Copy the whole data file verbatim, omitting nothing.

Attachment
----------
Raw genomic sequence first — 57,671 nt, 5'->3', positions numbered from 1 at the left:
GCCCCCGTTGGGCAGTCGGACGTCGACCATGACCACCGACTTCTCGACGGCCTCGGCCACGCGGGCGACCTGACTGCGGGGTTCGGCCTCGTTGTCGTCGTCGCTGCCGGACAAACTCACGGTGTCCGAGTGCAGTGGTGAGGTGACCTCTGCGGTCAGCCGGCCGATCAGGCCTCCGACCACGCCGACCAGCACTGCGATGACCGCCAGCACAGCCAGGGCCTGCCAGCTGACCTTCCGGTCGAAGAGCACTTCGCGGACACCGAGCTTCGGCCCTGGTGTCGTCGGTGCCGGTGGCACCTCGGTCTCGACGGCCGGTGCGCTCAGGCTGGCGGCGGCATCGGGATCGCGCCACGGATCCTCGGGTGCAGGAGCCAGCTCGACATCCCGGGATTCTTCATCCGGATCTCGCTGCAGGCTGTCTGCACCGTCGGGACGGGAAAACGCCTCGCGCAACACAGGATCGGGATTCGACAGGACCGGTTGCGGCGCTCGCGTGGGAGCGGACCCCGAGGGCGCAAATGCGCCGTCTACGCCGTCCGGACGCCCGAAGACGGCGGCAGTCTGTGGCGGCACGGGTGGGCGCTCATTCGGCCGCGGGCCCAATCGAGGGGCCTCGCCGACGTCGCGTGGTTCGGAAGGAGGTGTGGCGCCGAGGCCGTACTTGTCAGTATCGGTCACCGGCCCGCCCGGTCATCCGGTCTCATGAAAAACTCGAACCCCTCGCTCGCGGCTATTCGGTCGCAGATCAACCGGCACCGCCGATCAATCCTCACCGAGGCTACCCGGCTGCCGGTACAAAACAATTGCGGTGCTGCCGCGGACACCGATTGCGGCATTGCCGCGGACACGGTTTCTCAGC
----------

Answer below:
Raw genomic sequence first — 57,671 nt, 5'->3', positions numbered from 1 at the left:
GCCCCCGTTGGGCAGTCGGACGTCGACCATGACCACCGACTTCTCGACGGCCTCGGCCACGCGGGCGACCTGACTGCGGGGTTCGGCCTCGTTGTCGTCGTCGCTGCCGGACAAACTCACGGTGTCCGAGTGCAGTGGTGAGGTGACCTCTGCGGTCAGCCGGCCGATCAGGCCTCCGACCACGCCGACCAGCACTGCGATGACCGCCAGCACAGCCAGGGCCTGCCAGCTGACCTTCCGGTCGAAGAGCACTTCGCGGACACCGAGCTTCGGCCCTGGTGTCGTCGGTGCCGGTGGCACCTCGGTCTCGACGGCCGGTGCGCTCAGGCTGGCGGCGGCATCGGGATCGCGCCACGGATCCTCGGGTGCAGGAGCCAGCTCGACATCCCGGGATTCTTCATCCGGATCTCGCTGCAGGCTGTCTGCACCGTCGGGACGGGAAAACGCCTCGCGCAACACAGGATCGGGATTCGACAGGACCGGTTGCGGCGCTCGCGTGGGAGCGGACCCCGAGGGCGCAAATGCGCCGTCTACGCCGTCCGGACGCCCGAAGACGGCGGCAGTCTGTGGCGGCACGGGTGGGCGCTCATTCGGCCGCGGGCCCAATCGAGGGGCCTCGCCGACGTCGCGTGGTTCGGAAGGAGGTGTGGCGCCGAGGCCGTACTTGTCAGTATCGGTCACCGGCCCGCCCGGTCATCCGGTCTCATGAAAAACTCGAACCCCTCGCTCGCGGCTATTCGGTCGCAGATCAACCGGCACCGCCGATCAATCCTCACCGAGGCTACCCGGCTGCCGGTACAAAACAATTGCGGTGCTGCCGCGGACACCGATTGCGGCATTGCCGCGGACACGGTTTCTCAGC